Louis Semple Clarke Collection



What's online?

The online collection contains images dating from the mid-to-late 1880s that showcase American automotive inventor and entrepreneur Louis Semple Clarke’s hobby of photographing the South Fork Hunting and Fishing Club’s “pleasure lake,” of which Clarke was a member. This lake was created by the South Fork Dam, which notoriously broke on May 31, 1889, leading to the infamous Johnstown Flood.

What's in the entire collection?

The Clarke Collection contains images dating from the mid-1880s to 1889 that highlight some of the members of the South Fork Fishing and Hunting Club. The photographs, taken by club member Louis Semple Clarke, are believed to be among the only visual documents of the club and its environs. The photographs were believed lost for over a century until Clarke's granddaughter, Ms. Virginia Anthony Soule, came across them in her attic in 1991. In 1996, Ms. Soule donated the collection to the Johnstown Area Heritage Association.

The collection consists of 51 individual photographs taken by Mr. Louis Semple Clarke, using photographic equipment he built himself. The photographs depict numerous scenes at the South Fork Fishing and Hunting Club during the late 1880s, in the final years of the club's existence before the 1889 Johnstown Flood. Also included in the collection are a series of negatives, contact sheets, and reproduced photographic prints.

About Louis Semple Clarke

Louis Semple Clarke (1866-1957) was an American automotive industry businessman and inventor, responsible for several innovations leading to the modern automobile, such as circulating motor oil, the spark plug, and the left-hand (driver’s side) placement of the steering wheel.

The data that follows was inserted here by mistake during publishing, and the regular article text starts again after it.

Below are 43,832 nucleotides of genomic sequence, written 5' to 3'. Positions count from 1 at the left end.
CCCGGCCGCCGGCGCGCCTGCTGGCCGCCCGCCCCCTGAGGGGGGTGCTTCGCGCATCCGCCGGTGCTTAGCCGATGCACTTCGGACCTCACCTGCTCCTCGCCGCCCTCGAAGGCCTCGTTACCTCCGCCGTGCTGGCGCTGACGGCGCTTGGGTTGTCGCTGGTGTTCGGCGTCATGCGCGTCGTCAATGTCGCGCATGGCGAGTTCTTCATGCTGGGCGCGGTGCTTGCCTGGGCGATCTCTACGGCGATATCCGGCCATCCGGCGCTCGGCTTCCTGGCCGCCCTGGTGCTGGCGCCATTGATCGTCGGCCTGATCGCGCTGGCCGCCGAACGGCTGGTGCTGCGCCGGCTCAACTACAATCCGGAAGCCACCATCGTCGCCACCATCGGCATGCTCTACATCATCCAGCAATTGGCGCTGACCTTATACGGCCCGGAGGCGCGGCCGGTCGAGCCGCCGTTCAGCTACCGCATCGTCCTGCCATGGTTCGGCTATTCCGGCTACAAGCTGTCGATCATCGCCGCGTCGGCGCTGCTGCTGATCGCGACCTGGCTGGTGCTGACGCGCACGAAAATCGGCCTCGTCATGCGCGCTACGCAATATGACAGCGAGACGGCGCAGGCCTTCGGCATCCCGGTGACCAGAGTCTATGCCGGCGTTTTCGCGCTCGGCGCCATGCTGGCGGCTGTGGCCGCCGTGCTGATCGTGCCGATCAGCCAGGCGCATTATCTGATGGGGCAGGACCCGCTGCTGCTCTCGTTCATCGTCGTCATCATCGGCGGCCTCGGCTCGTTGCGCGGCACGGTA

Clarke was born in Pittsburgh, Pennsylvania, to Thomas Shields Clarke, a wealthy steamboat magnate. Clarke grew up in a wealthy family who were members of the South Fork Fishing and Hunting Club, and Clarke spent many summers, documenting his experiences through photographs he took. Clarke officially became a member of the club in April 1889. He was reputedly the last member to join before the club disbanded following the events of the May 1889 Johnstown Flood.

In the 1890s, Clarke began his career in the nascent automobile industry. In 1897, Clarke and his brother Charles established the Pittsburgh Automobile Company and manufactured a small number of vehicles for sale. In 1899, the company was renamed the Autocar Company and was moved to Philadelphia to take advantage of a larger market.

In 1901, Clarke's company produced the first ever multi-cylinder, shaft-driven car. Among Clarke's other innovations was the invention of the first automobile spark plug in 1896, the development of the first circulating oil system for automobiles, and the American convention of having the steering wheel on the left-hand side of the car.

Clarke served as the chief engineer and vice-president of the Autocar Company until his retirement in 1929. He moved to Palm Beach, Florida, where he passed away in 1957 at the age of ninety.

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